I’ve been rather critical towards the supporting cast in Tonikaku Cawaii, and not entirely without cause IMO. But while there’s no question the main charm of this series is the main couple, not all of the supporting cast can be painted with the same brush. Kyoto gave us the worst of it, and Nara gives us the best – Nasa’s mother and father. I wish we saw more of them, frankly – and they’re certainly the only major supporting players in this cast I’d say that about.
It’s certainly no surprise that Nasa’s parents would be oddballs, given what their son is like (and called). We meet Mom first – Kanoka (Asano Masumi), peeking out nervously from behind the front door. We don’t learn too much about her just yet, but father Enishi (Ebara Masahi) makes a stronger impression. He’s an archaeologist, which is what drew him to Nara, and like his wife is clearly most anxious about this encounter. Which you can’t blame them for, under the circumstances.
When the cab drops Nasa and Tsukasa off at the house, she notes that it’s very close to Kasuga Taisha. When he expresses surprise that she knows this, Tsukasa remarks that “mountains don’t move much even in a thousand years”. Indeed this episode is full of teasing asides from Tsukasa – like “I have a good memory” at Horyuu-ji and her wistful musings on the lives of those who lived at Nara’s now-vanished imperial palace. She also sounds quite authoritative when declaring that Prince Shotoku wouldn’t be offended by the couple flirting at his temple. There’s also an interesting bit about Shotoku being phased out of the history books, the context of which is apparently a movement to strike the name and replace it with his posthumous title, Umayado no Oh.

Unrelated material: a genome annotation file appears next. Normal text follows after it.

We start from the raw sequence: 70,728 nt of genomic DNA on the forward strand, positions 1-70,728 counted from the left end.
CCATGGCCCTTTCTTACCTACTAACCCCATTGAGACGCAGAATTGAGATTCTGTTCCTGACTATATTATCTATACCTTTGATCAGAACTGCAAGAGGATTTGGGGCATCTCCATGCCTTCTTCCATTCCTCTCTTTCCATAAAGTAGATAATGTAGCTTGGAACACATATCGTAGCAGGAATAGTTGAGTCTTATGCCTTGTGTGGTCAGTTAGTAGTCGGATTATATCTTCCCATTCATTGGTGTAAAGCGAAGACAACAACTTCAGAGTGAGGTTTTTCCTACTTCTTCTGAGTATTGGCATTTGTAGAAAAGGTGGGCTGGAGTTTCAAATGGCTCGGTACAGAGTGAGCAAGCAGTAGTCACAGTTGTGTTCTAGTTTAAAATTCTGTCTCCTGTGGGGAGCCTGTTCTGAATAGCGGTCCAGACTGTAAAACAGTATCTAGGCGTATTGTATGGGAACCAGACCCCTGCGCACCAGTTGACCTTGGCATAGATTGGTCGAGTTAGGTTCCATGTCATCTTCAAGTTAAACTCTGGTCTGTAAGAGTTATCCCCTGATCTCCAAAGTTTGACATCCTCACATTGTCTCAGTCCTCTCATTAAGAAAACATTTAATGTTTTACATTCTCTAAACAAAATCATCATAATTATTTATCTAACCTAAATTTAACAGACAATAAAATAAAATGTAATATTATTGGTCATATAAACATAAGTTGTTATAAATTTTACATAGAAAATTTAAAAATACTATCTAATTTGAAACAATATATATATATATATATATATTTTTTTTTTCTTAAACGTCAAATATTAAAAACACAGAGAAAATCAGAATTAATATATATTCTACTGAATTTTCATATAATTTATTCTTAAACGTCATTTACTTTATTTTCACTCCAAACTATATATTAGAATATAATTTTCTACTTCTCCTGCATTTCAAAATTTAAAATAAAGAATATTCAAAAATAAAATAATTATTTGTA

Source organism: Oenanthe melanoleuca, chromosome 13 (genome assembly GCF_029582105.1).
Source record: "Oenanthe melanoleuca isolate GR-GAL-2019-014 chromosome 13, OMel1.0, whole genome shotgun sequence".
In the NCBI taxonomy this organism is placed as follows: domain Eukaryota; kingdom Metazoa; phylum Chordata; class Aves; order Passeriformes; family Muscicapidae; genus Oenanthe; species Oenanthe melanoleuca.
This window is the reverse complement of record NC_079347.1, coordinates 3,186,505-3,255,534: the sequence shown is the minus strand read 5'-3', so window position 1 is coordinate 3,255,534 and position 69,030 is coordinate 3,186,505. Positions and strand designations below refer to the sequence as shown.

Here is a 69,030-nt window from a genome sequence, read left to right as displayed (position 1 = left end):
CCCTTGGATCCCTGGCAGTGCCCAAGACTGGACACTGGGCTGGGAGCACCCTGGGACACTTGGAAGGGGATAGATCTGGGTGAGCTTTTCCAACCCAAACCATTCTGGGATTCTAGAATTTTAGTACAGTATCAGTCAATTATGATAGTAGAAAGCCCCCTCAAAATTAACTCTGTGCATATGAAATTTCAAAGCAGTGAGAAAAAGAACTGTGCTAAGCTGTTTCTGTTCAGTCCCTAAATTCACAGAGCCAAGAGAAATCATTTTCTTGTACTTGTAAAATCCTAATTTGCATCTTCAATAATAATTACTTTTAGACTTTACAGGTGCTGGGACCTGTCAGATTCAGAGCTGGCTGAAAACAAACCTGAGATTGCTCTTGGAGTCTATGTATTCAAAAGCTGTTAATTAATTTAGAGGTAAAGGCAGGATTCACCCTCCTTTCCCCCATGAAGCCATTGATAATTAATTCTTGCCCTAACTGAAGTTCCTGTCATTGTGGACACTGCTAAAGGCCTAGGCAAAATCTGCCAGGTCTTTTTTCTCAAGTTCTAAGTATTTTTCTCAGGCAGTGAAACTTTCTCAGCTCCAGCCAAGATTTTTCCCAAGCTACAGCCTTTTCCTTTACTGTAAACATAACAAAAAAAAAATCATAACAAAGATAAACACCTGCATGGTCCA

The sleeping arrangements are a matter of much comedy here, as Kanoka pointedly tells Nasa that their room is right next to his. It really is rather silly that this little dance continues, because these two are married. Why aren’t they doing what comes naturally? That said I certainly get that the physical proximity to his parents would be a major buzzkill (not that it matters, probably). And Nasa learns one of the cruel lessons of couplehood – that arm thing sounds great in the imagination, but the reality is searing agony.
The next morning Nasa pretends to be asleep (again – this is getting a bit silly, you’re married), then really does go back to sleep as Tsukasa and fellow early-riser Enishi awkwardly meet on the porch. She’s the one who successfully breaks the ice, showing an interest in his work, and Nasa’s father shows her his book-filled office (he correctly surmises that Nasa would scold him to just upload all of that stuff to the cloud). Her ability to read a letter in early Japanese is rather striking, but the key takeaway from this meeting we don’t learn til later – Enishi tearfully thanked her for saving his son’s life (and marrying him). It’s one of the better expressions of heartfelt parental love I’ve seen in anime for a long time.
When Nasa wakes, Tsukasa suggests they have the date in Nara that Chitose wrecked in Kyoto. For someone who seemingly spurned history in favor of cafes and manga, Tsukasa seems curiously knowledgeable. I also thought it was kind of interesting that Nasa was seeing all these places for the first time – even considering that his parents only moved to Nara after he moved out, it’s odd that someone with his intellectual curiosity would never have visited the cradle of Japanese civilization.
All in all, this was probably the most comprehensively effective episode of ToniCawa. The interaction between Nasa, Tsukasa and his parents was totally authentic without losing the sense of uniqueness that clings to her and their relationship. It was also largely free of the tropes which Hata-sensei can be overfond of, which is very helpful in the sense that this series is at its best when showing us a very normal newlywed relationship with some highly unusual aspects two it. It’s the dichotomy that makes things especially interesting, and with no discordant tropisms to break the spell ToniCawa is especially engaging.